Regulation of measles virus gene expression by P protein coiled-coil properties

Publication by CIRI in Science Advances on May 8, 2019.

Abstract : The polymerase of negative-stranded RNA viruses consists of the large protein (L) and the phosphoprotein (P), the latter serving both as a chaperon and a cofactor for L. We mapped within measles virus (MeV) P the regions responsible for binding and stabilizing L’and showed that the coiled-coil multimerization domain (MD) of P is required for gene expression. MeV MD is kinked as a result of the presence of a stammer. Both restoration of the heptad regularity and displacement of the stammer strongly decrease or abrogate activity in a minigenome assay. By contrast, P activity is rather tolerant of substitutions within the stammer. Single substitutions at the "a" or "d" hydrophobic anchor positions with residues of variable hydrophobicity revealed that P functionality requires a narrow range of cohesiveness of its MD. Results collectively indicate that, beyond merely ensuring P oligomerization, the MD finely tunes viral gene expression through its cohesiveness.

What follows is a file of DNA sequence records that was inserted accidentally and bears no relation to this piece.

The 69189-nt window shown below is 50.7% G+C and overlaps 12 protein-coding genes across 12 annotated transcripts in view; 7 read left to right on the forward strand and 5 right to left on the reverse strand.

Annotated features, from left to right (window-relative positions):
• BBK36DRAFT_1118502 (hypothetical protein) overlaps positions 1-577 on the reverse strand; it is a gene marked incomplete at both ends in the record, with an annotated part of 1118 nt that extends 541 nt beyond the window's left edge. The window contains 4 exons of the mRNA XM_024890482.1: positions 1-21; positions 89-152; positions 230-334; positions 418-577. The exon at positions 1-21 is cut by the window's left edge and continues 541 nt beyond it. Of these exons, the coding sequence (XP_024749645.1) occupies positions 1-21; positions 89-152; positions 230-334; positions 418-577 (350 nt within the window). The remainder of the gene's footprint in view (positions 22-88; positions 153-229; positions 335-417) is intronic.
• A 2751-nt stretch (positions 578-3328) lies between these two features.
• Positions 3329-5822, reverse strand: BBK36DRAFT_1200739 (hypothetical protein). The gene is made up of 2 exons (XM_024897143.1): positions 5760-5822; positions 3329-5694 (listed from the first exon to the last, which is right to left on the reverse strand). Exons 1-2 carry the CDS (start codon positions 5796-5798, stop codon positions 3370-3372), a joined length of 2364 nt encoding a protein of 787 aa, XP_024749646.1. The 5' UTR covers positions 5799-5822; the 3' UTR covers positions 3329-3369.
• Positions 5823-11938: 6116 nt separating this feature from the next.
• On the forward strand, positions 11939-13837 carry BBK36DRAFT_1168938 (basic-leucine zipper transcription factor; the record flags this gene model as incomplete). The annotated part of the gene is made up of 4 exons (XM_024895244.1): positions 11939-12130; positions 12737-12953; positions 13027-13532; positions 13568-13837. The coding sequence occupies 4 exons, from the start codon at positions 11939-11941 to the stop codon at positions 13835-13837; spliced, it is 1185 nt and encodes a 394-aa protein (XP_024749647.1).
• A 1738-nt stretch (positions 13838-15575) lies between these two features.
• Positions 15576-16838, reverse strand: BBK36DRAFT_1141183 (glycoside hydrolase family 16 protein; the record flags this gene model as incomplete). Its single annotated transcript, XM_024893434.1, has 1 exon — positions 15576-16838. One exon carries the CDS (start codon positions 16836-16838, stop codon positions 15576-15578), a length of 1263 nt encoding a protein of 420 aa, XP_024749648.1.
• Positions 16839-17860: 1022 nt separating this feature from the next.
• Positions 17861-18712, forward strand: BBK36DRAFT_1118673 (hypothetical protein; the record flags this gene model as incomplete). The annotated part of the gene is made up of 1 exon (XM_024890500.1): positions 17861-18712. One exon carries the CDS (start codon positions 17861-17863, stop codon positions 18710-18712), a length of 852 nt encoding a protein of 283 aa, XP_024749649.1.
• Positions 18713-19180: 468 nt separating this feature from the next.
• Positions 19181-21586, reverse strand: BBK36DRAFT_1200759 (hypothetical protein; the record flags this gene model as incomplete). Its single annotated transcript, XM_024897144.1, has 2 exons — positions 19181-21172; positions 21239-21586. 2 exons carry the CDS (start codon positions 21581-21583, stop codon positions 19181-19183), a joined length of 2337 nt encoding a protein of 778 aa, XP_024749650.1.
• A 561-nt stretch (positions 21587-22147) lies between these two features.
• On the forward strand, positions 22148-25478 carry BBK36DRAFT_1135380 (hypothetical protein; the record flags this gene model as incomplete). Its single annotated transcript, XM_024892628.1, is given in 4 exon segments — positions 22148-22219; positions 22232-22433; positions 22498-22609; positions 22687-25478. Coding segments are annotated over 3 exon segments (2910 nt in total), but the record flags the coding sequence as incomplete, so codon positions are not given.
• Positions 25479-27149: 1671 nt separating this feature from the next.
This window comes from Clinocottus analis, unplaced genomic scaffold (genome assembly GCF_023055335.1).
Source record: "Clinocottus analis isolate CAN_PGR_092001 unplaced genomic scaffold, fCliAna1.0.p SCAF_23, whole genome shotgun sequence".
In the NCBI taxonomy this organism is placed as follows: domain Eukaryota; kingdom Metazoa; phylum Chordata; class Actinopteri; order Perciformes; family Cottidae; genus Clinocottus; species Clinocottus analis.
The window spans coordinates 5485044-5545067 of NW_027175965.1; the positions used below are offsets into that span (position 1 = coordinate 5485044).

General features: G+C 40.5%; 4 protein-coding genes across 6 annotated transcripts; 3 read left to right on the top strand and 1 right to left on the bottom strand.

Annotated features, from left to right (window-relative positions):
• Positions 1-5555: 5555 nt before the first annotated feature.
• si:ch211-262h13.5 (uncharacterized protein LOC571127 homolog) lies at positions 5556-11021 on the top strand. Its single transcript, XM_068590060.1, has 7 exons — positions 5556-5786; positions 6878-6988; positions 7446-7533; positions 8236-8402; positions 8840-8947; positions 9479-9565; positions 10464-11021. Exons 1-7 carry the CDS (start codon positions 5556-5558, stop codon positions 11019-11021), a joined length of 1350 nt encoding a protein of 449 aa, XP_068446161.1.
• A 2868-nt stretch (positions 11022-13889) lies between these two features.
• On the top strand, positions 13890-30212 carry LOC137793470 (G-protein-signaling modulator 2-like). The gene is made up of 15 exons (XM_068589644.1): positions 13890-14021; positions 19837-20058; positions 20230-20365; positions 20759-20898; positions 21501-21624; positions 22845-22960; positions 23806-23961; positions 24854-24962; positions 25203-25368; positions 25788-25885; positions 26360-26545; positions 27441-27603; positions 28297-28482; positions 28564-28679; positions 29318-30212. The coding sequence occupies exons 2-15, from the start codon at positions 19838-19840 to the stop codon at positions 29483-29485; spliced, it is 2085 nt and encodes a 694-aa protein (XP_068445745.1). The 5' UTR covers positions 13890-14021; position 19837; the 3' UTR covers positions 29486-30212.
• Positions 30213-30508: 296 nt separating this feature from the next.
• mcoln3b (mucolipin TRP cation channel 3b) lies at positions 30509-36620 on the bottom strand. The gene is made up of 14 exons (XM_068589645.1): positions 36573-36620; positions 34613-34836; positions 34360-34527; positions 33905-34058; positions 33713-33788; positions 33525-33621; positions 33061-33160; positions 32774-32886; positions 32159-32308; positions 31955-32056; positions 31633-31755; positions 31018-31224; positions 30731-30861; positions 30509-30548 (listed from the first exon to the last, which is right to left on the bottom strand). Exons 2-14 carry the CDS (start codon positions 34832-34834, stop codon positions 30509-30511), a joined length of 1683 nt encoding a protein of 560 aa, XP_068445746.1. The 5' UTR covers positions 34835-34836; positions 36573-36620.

Source: Bloyet, L.M., Schramm, A.,  Lazert, Raynal, C.B., Hologne, M., Walker, O., Longhi,S. Gerlier, D. Science Advances; 8 May  Vol. 5, No. 5 DOI: 10.1126/sciadv.aaw3702

CIRI researcher
Denis Gerlier

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